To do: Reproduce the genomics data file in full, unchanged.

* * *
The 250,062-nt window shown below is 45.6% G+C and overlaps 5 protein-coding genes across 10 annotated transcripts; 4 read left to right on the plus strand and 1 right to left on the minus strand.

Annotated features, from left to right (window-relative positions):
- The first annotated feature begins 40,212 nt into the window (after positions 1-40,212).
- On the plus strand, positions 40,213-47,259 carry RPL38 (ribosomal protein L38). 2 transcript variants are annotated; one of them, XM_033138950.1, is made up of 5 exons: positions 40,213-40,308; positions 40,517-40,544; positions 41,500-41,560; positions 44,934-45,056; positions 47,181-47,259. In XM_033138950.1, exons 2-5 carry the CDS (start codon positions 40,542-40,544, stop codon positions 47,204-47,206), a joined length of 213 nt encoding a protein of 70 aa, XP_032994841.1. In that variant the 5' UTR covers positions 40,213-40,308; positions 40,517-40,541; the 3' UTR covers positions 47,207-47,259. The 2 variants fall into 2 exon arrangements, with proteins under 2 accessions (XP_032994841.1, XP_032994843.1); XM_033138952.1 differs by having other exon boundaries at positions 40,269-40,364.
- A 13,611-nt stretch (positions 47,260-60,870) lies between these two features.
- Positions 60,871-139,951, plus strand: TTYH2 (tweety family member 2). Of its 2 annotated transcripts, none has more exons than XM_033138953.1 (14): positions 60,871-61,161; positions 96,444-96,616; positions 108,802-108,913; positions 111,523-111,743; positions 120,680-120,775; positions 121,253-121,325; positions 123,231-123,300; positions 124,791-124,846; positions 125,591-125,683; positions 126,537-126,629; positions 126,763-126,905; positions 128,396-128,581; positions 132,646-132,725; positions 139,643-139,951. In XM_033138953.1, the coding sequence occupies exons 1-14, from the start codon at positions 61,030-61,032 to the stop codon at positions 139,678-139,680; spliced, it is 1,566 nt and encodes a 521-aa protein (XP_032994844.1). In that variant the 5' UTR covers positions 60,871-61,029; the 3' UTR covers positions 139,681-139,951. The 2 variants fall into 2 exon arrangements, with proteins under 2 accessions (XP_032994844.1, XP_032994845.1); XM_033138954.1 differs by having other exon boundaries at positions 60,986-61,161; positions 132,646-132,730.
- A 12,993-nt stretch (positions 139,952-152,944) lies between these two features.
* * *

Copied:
The 250,062-nt window shown below is 45.6% G+C and overlaps 5 protein-coding genes across 10 annotated transcripts; 4 read left to right on the plus strand and 1 right to left on the minus strand.

Annotated features, from left to right (window-relative positions):
- The first annotated feature begins 40,212 nt into the window (after positions 1-40,212).
- On the plus strand, positions 40,213-47,259 carry RPL38 (ribosomal protein L38). 2 transcript variants are annotated; one of them, XM_033138950.1, is made up of 5 exons: positions 40,213-40,308; positions 40,517-40,544; positions 41,500-41,560; positions 44,934-45,056; positions 47,181-47,259. In XM_033138950.1, exons 2-5 carry the CDS (start codon positions 40,542-40,544, stop codon positions 47,204-47,206), a joined length of 213 nt encoding a protein of 70 aa, XP_032994841.1. In that variant the 5' UTR covers positions 40,213-40,308; positions 40,517-40,541; the 3' UTR covers positions 47,207-47,259. The 2 variants fall into 2 exon arrangements, with proteins under 2 accessions (XP_032994841.1, XP_032994843.1); XM_033138952.1 differs by having other exon boundaries at positions 40,269-40,364.
- A 13,611-nt stretch (positions 47,260-60,870) lies between these two features.
- Positions 60,871-139,951, plus strand: TTYH2 (tweety family member 2). Of its 2 annotated transcripts, none has more exons than XM_033138953.1 (14): positions 60,871-61,161; positions 96,444-96,616; positions 108,802-108,913; positions 111,523-111,743; positions 120,680-120,775; positions 121,253-121,325; positions 123,231-123,300; positions 124,791-124,846; positions 125,591-125,683; positions 126,537-126,629; positions 126,763-126,905; positions 128,396-128,581; positions 132,646-132,725; positions 139,643-139,951. In XM_033138953.1, the coding sequence occupies exons 1-14, from the start codon at positions 61,030-61,032 to the stop codon at positions 139,678-139,680; spliced, it is 1,566 nt and encodes a 521-aa protein (XP_032994844.1). In that variant the 5' UTR covers positions 60,871-61,029; the 3' UTR covers positions 139,681-139,951. The 2 variants fall into 2 exon arrangements, with proteins under 2 accessions (XP_032994844.1, XP_032994845.1); XM_033138954.1 differs by having other exon boundaries at positions 60,986-61,161; positions 132,646-132,730.
- A 12,993-nt stretch (positions 139,952-152,944) lies between these two features.